No, please. Tell me more about what I don't know.

No, please. Tell me more about what I don't know.

Many women are familiar with the term “Mansplaining.”

It’s when men explain things to you rather than ask you questions about whatever it is that they assume you don’t know.

Now, let’s be clear, not every man is a Mansplainer, not every man thinks I’m a dimwit, and certainly not every man is out to get me.

But a man explained comedy to me last night.

After three months of consistently going to the same open mic and trying to get to know as many comedians as I could, this one had no idea I existed.

I walked up to him as he was talking to my roommate at the bar, who had the courage after me peer pressuring her to get on the stage for the first time.

She slayed it by the way.

The Mansplainer was giving her some advice. Then when I joined the conversation, he gave me some advice too.

“You just have to find your voice, you just have to be comfortable in your own skin up there…”

Sound advice, good sir.

Did you know I actually practice my stage presence every day in front of apathetic teenagers?

“Wait, did you get up there tonight?” He asked like a moron.
“Yes, yes I did.” I smiled.
“Oh, congratulations!” Yes, how very bold of me.
“I’m actually here every Friday night, so is she…” I motioned to my roommate, my perpetual groupie and witness to every rough open mic I’ve ever had.

The problem with this situation wasn’t that he asked me these questions, it was that he assumed that I had no idea what I was talking about.

Comedians are known to not pay attention to each other. Hence the uncomfortable silence last night at even my best material.

Comedians aren’t always the most supportive audience members. They sit in large groups in the corners, talk while others are on stage, and have probably heard your jokes before.

They’re not impressed.

The Mansplainer was also not impressed by me. The bulk of our conversation revolved around him explaining improv and comedy schools of thought to me as I smiled and nodded.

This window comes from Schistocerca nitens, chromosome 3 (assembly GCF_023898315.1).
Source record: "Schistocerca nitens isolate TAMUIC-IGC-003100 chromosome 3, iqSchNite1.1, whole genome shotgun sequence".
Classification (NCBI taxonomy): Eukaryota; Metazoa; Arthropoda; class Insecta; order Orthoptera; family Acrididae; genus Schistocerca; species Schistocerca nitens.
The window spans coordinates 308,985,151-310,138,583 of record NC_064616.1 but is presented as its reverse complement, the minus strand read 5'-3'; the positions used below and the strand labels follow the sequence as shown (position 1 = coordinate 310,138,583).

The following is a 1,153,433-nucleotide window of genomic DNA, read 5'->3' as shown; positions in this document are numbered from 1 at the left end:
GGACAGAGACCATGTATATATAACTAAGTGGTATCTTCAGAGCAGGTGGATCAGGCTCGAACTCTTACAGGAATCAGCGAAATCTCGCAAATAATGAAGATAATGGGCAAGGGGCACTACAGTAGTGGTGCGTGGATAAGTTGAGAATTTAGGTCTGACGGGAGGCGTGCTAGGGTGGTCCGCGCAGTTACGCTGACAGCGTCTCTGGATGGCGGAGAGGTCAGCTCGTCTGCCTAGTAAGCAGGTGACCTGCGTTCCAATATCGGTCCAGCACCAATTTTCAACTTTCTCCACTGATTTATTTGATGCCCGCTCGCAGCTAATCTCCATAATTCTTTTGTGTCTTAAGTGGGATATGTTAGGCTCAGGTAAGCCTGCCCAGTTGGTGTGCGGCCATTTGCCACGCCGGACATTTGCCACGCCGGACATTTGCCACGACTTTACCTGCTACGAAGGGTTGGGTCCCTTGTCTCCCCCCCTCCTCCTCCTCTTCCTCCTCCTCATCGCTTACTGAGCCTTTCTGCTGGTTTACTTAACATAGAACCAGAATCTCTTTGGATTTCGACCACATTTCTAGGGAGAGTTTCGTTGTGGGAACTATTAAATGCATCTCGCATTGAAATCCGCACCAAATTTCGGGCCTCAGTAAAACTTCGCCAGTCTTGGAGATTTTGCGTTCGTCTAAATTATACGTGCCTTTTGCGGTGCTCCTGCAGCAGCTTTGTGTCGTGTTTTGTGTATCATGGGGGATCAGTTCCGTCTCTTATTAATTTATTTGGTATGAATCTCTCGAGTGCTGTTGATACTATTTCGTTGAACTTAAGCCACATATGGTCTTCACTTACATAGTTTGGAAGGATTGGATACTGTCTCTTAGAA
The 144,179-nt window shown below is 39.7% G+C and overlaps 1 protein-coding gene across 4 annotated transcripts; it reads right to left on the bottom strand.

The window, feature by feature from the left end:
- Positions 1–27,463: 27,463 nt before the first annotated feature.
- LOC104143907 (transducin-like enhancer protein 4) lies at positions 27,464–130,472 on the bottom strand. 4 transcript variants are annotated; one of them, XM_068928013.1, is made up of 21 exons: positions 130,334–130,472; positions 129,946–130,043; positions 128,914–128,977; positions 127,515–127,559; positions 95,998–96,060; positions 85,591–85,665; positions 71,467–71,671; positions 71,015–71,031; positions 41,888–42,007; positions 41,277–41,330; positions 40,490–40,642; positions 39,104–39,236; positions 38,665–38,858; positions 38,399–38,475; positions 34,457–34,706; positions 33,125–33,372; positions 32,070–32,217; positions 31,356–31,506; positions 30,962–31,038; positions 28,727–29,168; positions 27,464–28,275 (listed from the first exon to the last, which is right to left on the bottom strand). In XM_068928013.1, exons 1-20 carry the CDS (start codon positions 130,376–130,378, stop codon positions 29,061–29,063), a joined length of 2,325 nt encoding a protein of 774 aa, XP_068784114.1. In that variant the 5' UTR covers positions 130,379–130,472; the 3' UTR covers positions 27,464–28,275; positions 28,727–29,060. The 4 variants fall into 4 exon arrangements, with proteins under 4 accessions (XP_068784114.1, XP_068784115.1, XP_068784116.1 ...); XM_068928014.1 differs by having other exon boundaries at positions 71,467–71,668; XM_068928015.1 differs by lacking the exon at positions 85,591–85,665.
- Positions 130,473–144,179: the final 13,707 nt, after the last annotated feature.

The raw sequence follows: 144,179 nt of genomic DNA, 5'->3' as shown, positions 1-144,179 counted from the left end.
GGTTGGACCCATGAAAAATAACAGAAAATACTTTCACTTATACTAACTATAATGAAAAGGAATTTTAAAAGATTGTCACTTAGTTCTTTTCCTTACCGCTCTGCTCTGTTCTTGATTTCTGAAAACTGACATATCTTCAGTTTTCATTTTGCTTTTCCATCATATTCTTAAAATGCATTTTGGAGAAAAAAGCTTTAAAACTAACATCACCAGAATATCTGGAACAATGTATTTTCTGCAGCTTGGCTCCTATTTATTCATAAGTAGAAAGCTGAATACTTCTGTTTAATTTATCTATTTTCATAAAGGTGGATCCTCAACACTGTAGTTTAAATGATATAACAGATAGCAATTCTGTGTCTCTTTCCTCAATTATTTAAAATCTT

I kept waiting for him to actually ask me a question; maybe to find out more about my 6 year comedy experience, running an improv troupe in college, or taking a UCB class last summer. Maybe he’d ask me about my writing. Maybe he’d be interested to know that I write for comedy daily and hardly ever do the same material.

Maybe not.

“That’s the biggest mistake new comics make…doing new material every time. That’s how I started out. Big mistake.”

Oh, really? I’m expected to stick with my same Luke warm material to recite back to you chumps every time and keep playing the same old tune like all of you?

I’m sorry. But I’ve seen your A material. And your B material. And even your C material when you’re feeling bold. It’s the same jokes. On the off-chance that a comedian works out new bits, I listen to them.

Because I like to think I’m not an asshole.

I give them laughs when I can and I make eye contact.

Hence my extreme frustration when Mansplainer did his whole sh-peel. Throughout which I smiled some more, nodded again, and tried not to be too abrasive when I inserted my own knowledge of comedy into our conversation.

I finally got too frustrated with trying to prove myself worthy of comedy to the Mansplainer and moved on to another conversation with a comedian sitting next to him, a fellow teacher.

Now this is where shit got cool.

Me and the teacher comedian talked for easily half an hour as Mansplainer tried to insert his knowledge into a conversation that he clearly knew nothing about.

“So wait, you like go to teacher school?”
“Yep, social studies certified. I teach U.S. History and Geography. High school.”

Boom.

Could it be possible that I was smarter than him in this content area? Could it really be?

I pretty much ignored him for the rest of the night because I was way too excited to talk to another teacher comedian who taught abroad in China and had some really cool insights.

It was so refreshing to feel like we were speaking the same language. And more importantly, that this man was not Mansplaining teaching to me, but rather asking me about my experiences and genuinely listening to what I had to say.

This, my friends, is how you shut down a Mansplainer. Right then and there we successfully turned the tables.

But this is hard to do, especially if you don’t have an advocate. Someone who can stand up for you and point out that you do indeed deserve to be a part of the conversation, and you might actually know a thing or two about the topic at hand.

We should be our own advocates too.

Too often I smile and nod when being talked down too; afraid of hurting someone’s feelings or wrecking my reputation by being honest with someone.

People are shocked that my spunky personality works with high school students and not infants.

People are shocked that despite my youthfulness I have a teaching certificate, Bachelor’s degree, and also drive a car.

The Mansplainer’s eyes went wide when I brightly told him and the teacher that a good day in the classroom was 60% attendance, having a single pencil to loan out, and not having wads of paper fly past my head.

Being a teacher makes me extremely qualified to be a comedian.

I wish more teachers would do it. Who else could relay stories about 5th hour’s daily behavior? Who would tell the story about El Chapo, the classroom plant, or Eli’s fascination with my relationship status?

I’m a teacher, comedian, writer, and lover of cheeses.

I’m a lot of things.

But don’t you dare explain any of them to me.   

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